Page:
132. 132. • • • • • A bill of exchange is defined by the Bill of Exchange Act 55, 1961 as an unconditional order in writing addressed by one person to another signed by the person drawing it requiring the person to whom it is addressed to pay on demand or at a fixed or determinable future date, a certain sum in money, and acting to the order of a specified person, or to bearer 1. A Bill of Exchange
  133. 133. • • • • • Bills of exchange can be classified in two types: a. Sight Bill The bill requires payment on sight or on demand drift. All that is required is for the drawee to authorize payment via the banking system. b. Term Bill (Tenor or Usance) Bills which are payable at a future date are called Term Bills. With term bills, payment is due 90 days after sight. Types of Bill of Exchange
  134. 134. cont’d • • • When the bill of exchange is presented to the drawee, he should accept it if he wishes the bill to be honoured. The drawee would sign the bill of exchange on the front and insert the date of acceptance. He would be legally bound to pay 90 days after the date of acceptance shown on the bill of exchange. 13 4
  135. 135. Subdivision of Bill of exchange a) • • • Trade bills – these are bills which are drawn on and are accepted with the underlying transaction being for commerce or trade. These bills drawn on trading entities are accepted by some. Such bills from individual persons are risky by their very nature. b) Bank bills – these are bills are drawn on accepted by the banks. Such bills carry very little risk, especially if the bank accepting it is a first class bank. c) Accommodation bills – these are used by banks to provide accommodation facilities for their clients d) Documentary bills and clean bills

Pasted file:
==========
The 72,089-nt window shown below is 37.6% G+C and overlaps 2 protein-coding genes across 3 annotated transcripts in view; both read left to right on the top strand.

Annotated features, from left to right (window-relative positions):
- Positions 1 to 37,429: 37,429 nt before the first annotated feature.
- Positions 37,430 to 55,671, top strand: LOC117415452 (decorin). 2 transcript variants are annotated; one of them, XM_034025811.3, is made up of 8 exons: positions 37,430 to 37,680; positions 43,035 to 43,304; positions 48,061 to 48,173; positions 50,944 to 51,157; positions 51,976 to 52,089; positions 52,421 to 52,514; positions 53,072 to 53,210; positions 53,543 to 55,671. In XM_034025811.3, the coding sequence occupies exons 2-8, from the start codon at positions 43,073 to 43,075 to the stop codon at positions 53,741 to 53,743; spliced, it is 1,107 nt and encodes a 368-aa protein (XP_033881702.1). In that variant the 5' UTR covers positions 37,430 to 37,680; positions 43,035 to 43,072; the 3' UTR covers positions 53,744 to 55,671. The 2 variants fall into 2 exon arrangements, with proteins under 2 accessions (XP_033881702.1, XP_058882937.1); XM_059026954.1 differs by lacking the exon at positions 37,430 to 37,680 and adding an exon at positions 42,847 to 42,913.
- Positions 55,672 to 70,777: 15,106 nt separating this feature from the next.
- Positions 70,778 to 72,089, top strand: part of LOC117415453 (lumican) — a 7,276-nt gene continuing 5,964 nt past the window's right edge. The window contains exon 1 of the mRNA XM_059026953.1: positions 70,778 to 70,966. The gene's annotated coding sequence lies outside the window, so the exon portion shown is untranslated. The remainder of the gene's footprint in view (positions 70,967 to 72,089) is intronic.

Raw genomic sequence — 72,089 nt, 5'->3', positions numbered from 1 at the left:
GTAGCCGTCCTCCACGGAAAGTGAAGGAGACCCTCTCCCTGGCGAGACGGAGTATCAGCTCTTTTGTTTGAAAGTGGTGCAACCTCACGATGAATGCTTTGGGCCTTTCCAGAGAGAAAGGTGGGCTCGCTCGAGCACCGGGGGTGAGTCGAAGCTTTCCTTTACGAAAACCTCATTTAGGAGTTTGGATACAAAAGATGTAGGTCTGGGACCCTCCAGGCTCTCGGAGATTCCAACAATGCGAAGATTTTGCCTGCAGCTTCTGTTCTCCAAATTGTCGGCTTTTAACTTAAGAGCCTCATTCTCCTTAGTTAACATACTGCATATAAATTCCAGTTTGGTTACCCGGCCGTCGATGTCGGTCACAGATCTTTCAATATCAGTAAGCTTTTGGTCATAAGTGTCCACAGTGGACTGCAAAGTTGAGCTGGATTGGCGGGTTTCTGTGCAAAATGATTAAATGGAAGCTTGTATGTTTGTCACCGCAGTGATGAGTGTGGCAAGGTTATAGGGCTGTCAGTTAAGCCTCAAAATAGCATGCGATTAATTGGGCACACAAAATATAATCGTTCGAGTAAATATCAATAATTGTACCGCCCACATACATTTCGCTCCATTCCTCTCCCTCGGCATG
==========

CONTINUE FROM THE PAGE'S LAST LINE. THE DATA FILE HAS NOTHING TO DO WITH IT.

136. 136. • • • • It provides a convenient method of collecting payment from foreign buyers The exporter can seek immediate finance using term bills of exchange instead of having to wait until the period of credit expires On payment, the foreign buyer keeps the bill as evidence of payment. It therefore serves as a receipt. If a bill of exchange is dishonoured, it may be used by the drawer to pursue payment at maturity. Advantages of Using Bill of Exchange
  137. 137. • • • • • • • A promissory note is defined in the Bill of Exchange Act of Ghana, Act 55, 1961 as: an unconditional promise in writing made by one person to another signed by the maker engaging to pay on demand or fixed or determinable future time a sum of money to the order of a specified person or to bearer 2. Promissory Note